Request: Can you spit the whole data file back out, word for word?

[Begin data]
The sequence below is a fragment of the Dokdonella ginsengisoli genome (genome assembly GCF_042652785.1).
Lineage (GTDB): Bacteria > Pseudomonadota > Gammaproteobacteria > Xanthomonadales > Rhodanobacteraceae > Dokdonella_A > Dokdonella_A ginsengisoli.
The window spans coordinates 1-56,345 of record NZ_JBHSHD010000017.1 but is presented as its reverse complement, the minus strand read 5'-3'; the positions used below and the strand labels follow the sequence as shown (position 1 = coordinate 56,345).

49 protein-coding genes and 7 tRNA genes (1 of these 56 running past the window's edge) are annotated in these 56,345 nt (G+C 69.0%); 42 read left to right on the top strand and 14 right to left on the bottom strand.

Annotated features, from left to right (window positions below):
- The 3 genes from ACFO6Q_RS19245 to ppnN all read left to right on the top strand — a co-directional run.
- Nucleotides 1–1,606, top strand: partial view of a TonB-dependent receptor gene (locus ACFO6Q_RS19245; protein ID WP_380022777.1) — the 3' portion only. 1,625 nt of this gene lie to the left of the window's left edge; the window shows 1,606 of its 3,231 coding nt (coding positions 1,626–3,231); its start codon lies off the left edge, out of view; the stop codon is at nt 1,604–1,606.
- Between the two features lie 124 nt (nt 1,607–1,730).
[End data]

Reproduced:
The sequence below is a fragment of the Dokdonella ginsengisoli genome (genome assembly GCF_042652785.1).
Lineage (GTDB): Bacteria > Pseudomonadota > Gammaproteobacteria > Xanthomonadales > Rhodanobacteraceae > Dokdonella_A > Dokdonella_A ginsengisoli.
The window spans coordinates 1-56,345 of record NZ_JBHSHD010000017.1 but is presented as its reverse complement, the minus strand read 5'-3'; the positions used below and the strand labels follow the sequence as shown (position 1 = coordinate 56,345).

49 protein-coding genes and 7 tRNA genes (1 of these 56 running past the window's edge) are annotated in these 56,345 nt (G+C 69.0%); 42 read left to right on the top strand and 14 right to left on the bottom strand.

Annotated features, from left to right (window positions below):
- The 3 genes from ACFO6Q_RS19245 to ppnN all read left to right on the top strand — a co-directional run.
- Nucleotides 1–1,606, top strand: partial view of a TonB-dependent receptor gene (locus ACFO6Q_RS19245; protein ID WP_380022777.1) — the 3' portion only. 1,625 nt of this gene lie to the left of the window's left edge; the window shows 1,606 of its 3,231 coding nt (coding positions 1,626–3,231); its start codon lies off the left edge, out of view; the stop codon is at nt 1,604–1,606.
- Between the two features lie 124 nt (nt 1,607–1,730).